Clash vital for both teams
FOOTYSPEAK is not just the domain of coaches.
For every coach spruiking the infamous 'taking it one game at a time' there's the sports writer who tumbles into the trap of describing every game, however insignificant, as 'vital'. So, it's rare for two opposing coaches to encourage a scribe to use that "V" word as Coffs Harbour's Aaron Dyett and Woolgoolga's Michael Close have done.
"Bloody oath, it's vital for us and Aaron will tell you the same," Close said.
"We've got to play tough and take some attitude into the game."
Dyett has many things in common with tomorrow's chief rival after reading the riot act to his troops after another sub-standard effort last start against the Roosters.
"You're not a finished product at Thursday training and you've still got to deliver on Sunday," he said.
"Some have got into a comfort zone and it's got to be rectified.
"This isn't a game played by girl guides."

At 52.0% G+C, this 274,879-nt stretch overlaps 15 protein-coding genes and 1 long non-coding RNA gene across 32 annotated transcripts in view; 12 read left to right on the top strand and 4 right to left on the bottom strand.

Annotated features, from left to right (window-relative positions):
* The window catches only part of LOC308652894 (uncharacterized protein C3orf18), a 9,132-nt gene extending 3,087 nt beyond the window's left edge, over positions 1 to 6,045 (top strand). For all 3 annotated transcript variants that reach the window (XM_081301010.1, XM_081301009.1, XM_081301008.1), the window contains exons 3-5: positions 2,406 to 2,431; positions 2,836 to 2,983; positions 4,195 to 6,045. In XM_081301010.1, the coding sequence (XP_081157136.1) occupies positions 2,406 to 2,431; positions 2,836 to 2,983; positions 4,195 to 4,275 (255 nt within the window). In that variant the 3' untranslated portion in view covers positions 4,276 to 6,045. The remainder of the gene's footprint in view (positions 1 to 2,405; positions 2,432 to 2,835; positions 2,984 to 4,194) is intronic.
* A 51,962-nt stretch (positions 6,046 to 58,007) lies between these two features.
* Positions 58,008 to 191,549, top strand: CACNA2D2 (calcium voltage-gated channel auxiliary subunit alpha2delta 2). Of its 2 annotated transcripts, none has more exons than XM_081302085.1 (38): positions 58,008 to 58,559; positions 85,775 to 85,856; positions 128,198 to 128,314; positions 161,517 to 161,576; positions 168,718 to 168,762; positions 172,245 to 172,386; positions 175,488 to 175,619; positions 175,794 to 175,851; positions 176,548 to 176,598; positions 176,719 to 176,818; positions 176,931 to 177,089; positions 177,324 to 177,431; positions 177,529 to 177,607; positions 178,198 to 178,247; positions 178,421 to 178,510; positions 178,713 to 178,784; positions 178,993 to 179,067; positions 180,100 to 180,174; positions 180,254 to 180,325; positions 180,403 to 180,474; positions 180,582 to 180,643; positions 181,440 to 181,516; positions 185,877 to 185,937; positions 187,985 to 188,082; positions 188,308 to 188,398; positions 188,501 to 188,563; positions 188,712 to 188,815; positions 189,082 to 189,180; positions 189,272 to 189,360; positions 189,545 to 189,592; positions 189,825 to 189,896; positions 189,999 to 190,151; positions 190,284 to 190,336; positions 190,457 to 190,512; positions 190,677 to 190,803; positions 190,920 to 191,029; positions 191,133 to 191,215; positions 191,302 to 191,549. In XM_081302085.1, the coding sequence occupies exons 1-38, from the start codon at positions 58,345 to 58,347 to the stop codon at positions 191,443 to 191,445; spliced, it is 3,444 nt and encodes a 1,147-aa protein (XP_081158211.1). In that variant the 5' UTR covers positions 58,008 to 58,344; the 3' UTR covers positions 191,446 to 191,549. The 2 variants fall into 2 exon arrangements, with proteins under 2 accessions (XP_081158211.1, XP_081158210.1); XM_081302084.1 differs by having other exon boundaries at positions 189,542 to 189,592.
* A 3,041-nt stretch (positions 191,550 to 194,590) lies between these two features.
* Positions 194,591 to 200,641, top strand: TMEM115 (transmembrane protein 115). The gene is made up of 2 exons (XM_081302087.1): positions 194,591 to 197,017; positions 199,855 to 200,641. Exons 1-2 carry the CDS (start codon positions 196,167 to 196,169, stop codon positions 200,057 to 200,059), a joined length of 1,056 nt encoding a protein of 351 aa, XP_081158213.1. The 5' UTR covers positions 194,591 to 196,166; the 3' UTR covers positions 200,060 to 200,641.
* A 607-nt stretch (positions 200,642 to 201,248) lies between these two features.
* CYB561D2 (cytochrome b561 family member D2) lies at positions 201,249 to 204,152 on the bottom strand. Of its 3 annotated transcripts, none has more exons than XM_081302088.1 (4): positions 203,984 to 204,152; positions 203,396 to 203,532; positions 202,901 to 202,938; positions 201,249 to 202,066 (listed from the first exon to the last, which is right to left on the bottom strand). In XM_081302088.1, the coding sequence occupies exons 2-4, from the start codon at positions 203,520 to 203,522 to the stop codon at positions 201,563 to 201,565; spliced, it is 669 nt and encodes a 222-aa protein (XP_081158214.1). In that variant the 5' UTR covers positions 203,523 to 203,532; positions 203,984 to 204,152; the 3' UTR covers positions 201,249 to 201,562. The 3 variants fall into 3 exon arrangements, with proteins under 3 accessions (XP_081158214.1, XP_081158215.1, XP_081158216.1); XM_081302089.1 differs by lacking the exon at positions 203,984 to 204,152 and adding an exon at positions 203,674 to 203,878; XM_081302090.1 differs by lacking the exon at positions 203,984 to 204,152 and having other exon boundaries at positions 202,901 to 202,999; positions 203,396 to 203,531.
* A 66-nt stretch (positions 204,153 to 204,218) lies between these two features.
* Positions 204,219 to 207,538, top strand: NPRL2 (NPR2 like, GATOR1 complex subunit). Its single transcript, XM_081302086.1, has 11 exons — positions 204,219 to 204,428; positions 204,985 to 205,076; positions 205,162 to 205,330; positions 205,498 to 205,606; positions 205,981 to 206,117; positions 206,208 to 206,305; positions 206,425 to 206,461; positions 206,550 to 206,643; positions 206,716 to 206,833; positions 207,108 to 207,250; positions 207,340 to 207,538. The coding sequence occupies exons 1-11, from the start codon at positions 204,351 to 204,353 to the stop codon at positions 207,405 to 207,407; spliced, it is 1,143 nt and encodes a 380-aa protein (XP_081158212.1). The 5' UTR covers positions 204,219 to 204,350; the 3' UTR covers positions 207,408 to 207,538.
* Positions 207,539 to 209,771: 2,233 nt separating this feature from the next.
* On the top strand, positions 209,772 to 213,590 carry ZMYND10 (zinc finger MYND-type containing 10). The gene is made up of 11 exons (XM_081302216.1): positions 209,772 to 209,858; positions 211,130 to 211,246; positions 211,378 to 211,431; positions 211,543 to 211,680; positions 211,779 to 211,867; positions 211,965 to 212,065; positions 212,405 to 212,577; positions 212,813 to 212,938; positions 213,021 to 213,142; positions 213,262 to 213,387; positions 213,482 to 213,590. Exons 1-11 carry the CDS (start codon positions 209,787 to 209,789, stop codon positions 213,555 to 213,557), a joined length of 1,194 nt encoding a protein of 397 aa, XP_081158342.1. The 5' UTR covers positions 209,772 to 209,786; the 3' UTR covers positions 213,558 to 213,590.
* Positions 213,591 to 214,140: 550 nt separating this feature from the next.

Both bosses are quick to point out there's plenty of mateship among their charges.
"Everybody went out to dinner during the week and the friendship is there," Dyett said.
"Our game mechanics are what's letting us down and we have to fix fundamentals."
Close believes his Seahorses need to get back their traditional aggression.
"When we play in the forwards we must control the ball, complete our sets and hit their line with everything," he said.
"Football isn't for sissies and you've got to get in there and get stuck in."
With Close and Dyett mentioning girl guides and sissies to motivate their troops, does this indicate fireworks at Advocate Park tomorrow?
Neither would be drawn on the subject but the home coach did make one apt final comment.
"It's pretty vital we get a win," Dyett said.